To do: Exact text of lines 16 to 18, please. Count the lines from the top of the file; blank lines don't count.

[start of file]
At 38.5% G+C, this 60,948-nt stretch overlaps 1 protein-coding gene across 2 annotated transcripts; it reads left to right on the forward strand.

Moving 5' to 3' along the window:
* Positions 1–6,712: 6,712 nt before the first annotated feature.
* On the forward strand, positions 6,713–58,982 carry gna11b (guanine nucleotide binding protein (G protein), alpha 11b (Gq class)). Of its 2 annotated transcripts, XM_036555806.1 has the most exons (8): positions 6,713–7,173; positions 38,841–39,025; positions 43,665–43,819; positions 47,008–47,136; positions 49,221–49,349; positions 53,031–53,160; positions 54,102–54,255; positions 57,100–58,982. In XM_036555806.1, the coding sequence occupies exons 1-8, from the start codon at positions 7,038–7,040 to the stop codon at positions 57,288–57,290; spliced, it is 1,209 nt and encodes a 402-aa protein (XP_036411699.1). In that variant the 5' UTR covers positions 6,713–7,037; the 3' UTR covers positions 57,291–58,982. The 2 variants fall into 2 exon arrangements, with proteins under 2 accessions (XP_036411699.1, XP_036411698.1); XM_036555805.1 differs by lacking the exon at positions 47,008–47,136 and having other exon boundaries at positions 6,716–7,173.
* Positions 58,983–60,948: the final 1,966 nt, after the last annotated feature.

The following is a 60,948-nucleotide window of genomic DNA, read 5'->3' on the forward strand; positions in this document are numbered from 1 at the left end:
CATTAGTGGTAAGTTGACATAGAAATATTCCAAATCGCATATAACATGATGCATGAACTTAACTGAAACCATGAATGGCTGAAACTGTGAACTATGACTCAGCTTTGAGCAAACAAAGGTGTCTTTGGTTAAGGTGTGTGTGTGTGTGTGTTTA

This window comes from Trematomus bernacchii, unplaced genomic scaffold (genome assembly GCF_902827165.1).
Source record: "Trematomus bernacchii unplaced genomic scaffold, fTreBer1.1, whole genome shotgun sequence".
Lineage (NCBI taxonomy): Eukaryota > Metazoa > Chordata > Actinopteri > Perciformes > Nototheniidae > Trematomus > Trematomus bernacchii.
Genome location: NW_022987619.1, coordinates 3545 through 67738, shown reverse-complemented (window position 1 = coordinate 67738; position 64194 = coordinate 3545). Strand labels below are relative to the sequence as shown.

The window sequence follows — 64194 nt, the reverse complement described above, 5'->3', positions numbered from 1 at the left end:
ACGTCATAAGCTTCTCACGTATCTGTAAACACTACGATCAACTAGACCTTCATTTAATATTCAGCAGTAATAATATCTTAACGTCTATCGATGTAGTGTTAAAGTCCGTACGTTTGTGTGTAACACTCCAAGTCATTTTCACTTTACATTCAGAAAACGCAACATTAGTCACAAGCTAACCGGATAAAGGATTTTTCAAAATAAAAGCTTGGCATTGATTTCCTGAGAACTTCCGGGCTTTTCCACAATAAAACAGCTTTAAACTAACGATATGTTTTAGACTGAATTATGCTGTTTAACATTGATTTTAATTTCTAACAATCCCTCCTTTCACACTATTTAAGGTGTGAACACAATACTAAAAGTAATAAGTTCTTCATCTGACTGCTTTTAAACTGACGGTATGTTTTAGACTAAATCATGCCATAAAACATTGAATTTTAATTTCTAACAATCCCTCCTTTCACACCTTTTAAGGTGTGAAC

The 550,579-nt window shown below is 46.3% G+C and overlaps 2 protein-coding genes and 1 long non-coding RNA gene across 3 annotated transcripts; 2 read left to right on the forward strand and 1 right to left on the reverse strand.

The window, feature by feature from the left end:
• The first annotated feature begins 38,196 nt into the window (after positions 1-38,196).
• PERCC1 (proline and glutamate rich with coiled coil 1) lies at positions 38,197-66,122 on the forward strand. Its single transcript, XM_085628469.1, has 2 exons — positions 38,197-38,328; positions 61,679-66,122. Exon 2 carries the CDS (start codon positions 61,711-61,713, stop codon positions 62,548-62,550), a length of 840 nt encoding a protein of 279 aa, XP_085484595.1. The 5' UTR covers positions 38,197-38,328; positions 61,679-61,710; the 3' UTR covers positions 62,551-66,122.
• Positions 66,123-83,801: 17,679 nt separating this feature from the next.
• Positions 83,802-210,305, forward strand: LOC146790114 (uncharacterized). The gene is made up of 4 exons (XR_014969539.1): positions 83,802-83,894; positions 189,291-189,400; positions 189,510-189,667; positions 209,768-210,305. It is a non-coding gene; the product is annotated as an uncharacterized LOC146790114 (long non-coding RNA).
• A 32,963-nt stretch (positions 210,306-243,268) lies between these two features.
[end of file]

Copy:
• The first annotated feature begins 38,196 nt into the window (after positions 1-38,196).
• PERCC1 (proline and glutamate rich with coiled coil 1) lies at positions 38,197-66,122 on the forward strand. Its single transcript, XM_085628469.1, has 2 exons — positions 38,197-38,328; positions 61,679-66,122. Exon 2 carries the CDS (start codon positions 61,711-61,713, stop codon positions 62,548-62,550), a length of 840 nt encoding a protein of 279 aa, XP_085484595.1. The 5' UTR covers positions 38,197-38,328; positions 61,679-61,710; the 3' UTR covers positions 62,551-66,122.
• Positions 66,123-83,801: 17,679 nt separating this feature from the next.